Having been around for a few centuries, steel is what is known as a “mature technology” and the basic process of heat-treating has remained largely unchanged in the modern age.
So when self-taught metallurgist Gary Cola approached engineers at Ohio State University claiming to have found a way to increase the strength of steel by seven percent, they were justifiably skeptical. However, after the engineers tested steel produced using the new method, Cole’s claims were borne out and the engineers set about understanding what was happening.
Although the temperature and length of time for hardening steel will vary by industry, with some treatments taking days, most steels are heat-treated at around 900 °C (1,652 °F) for a few hours. Cola’s process, which is run at his proprietary lab setup at SFP Works, LLC., in Detroit, involves steel sheets being carried by rollers through flames as hot as 1,100 degrees Celsius (2,012 °F), before they are deposited into a cooling liquid bath. Cola’s entire process takes less than 10 seconds.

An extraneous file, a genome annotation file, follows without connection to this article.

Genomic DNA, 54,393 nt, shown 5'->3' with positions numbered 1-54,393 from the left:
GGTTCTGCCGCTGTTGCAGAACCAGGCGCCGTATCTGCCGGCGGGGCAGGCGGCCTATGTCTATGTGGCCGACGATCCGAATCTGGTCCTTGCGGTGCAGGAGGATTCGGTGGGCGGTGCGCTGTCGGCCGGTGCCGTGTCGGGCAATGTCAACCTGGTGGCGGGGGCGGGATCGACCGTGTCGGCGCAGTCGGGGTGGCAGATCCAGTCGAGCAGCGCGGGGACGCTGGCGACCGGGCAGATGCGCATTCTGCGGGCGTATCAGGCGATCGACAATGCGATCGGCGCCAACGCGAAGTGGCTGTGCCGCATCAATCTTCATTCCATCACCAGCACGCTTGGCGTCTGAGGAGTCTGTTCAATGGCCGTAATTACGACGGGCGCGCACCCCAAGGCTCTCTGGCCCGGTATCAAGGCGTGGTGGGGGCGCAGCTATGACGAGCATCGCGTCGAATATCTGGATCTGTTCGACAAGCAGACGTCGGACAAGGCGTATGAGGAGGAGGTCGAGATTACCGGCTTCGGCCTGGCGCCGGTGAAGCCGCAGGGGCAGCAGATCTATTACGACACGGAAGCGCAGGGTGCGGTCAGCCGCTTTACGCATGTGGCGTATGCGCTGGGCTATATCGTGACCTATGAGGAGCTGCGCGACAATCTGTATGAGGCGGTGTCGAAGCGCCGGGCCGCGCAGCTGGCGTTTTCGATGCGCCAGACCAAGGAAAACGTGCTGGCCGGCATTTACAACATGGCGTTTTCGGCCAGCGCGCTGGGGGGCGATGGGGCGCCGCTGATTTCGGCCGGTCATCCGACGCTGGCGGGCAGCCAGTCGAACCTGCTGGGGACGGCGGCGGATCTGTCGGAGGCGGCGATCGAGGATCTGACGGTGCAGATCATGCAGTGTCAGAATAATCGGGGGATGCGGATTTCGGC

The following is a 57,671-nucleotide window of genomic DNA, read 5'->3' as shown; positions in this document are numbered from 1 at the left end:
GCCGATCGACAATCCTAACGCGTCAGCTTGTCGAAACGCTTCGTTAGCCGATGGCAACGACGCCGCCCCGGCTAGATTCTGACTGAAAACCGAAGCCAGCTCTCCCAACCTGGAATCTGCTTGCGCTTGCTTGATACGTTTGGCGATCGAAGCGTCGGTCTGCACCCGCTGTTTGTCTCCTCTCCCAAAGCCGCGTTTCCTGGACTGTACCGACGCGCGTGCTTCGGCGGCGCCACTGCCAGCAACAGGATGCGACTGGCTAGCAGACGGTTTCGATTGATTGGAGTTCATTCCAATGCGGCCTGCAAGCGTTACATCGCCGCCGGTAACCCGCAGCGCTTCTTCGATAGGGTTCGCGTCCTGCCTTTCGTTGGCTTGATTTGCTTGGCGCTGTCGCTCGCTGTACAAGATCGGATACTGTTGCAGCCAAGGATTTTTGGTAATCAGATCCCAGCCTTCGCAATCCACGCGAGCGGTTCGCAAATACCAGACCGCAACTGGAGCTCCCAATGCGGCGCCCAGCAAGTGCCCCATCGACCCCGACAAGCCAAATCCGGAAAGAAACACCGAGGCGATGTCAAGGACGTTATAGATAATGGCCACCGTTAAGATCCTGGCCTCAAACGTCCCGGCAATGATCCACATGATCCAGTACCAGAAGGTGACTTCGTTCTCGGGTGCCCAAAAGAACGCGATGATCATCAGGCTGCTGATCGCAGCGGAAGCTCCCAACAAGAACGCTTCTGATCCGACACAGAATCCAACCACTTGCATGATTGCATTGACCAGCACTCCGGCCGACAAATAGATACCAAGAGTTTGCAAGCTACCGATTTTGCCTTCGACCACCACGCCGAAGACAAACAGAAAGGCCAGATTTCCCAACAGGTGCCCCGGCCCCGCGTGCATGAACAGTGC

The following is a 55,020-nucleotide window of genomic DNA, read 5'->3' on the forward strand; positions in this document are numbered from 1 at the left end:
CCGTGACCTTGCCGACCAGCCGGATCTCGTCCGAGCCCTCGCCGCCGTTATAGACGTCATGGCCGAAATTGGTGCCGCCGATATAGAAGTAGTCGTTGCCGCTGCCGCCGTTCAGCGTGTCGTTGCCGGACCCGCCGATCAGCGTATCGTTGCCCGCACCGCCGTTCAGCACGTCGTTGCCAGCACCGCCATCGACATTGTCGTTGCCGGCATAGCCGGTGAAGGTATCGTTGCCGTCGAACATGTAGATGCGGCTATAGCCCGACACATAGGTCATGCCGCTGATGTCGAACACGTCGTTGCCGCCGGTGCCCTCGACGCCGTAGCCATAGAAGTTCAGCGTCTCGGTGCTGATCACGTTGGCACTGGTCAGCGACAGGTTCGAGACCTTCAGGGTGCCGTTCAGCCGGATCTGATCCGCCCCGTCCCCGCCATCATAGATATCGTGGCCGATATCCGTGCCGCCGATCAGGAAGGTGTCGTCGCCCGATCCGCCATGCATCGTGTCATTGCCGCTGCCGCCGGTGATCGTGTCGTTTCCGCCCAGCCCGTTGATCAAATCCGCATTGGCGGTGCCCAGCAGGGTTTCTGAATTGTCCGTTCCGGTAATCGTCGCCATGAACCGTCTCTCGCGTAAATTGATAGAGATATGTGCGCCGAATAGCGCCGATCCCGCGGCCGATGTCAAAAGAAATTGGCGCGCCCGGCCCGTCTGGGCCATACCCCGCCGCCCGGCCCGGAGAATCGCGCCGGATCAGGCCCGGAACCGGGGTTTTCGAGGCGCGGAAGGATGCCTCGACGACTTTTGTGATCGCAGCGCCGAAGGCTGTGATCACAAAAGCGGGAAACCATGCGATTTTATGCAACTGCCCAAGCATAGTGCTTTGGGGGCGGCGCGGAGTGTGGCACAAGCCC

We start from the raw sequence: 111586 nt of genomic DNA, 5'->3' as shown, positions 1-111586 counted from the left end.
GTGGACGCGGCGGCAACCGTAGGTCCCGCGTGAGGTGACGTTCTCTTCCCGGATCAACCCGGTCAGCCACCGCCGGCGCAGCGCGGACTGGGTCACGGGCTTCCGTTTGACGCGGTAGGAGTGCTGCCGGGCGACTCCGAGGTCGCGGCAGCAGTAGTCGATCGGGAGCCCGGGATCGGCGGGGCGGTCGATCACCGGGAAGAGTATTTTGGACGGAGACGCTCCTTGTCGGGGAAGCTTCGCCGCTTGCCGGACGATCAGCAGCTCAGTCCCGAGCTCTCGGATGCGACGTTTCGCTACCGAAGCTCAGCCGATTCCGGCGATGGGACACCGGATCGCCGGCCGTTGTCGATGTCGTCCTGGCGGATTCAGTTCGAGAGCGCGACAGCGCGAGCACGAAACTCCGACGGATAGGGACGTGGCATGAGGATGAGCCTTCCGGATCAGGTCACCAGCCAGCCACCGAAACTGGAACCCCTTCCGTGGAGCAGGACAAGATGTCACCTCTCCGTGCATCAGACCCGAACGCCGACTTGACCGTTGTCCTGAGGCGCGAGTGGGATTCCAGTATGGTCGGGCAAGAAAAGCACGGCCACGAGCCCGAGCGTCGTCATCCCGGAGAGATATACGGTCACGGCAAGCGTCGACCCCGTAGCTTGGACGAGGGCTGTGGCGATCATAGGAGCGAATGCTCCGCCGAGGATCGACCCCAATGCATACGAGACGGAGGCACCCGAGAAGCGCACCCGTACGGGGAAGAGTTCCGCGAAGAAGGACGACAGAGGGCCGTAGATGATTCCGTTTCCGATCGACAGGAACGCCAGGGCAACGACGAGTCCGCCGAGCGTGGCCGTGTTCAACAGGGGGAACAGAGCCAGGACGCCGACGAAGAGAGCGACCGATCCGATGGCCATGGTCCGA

Cola said his steel, which he has trademarked as Flash Bainite, is seven percent stronger than martensitic advanced high-strength steel. Additionally, Cola claimed his steel could be thinned and lengthened 30 percent more than martensitic steels without losing its enhanced strength.
After testing a few samples and discovering that everything that Cola said was true, Ohio State University researchers set about revealing the physics behind Cola’s process.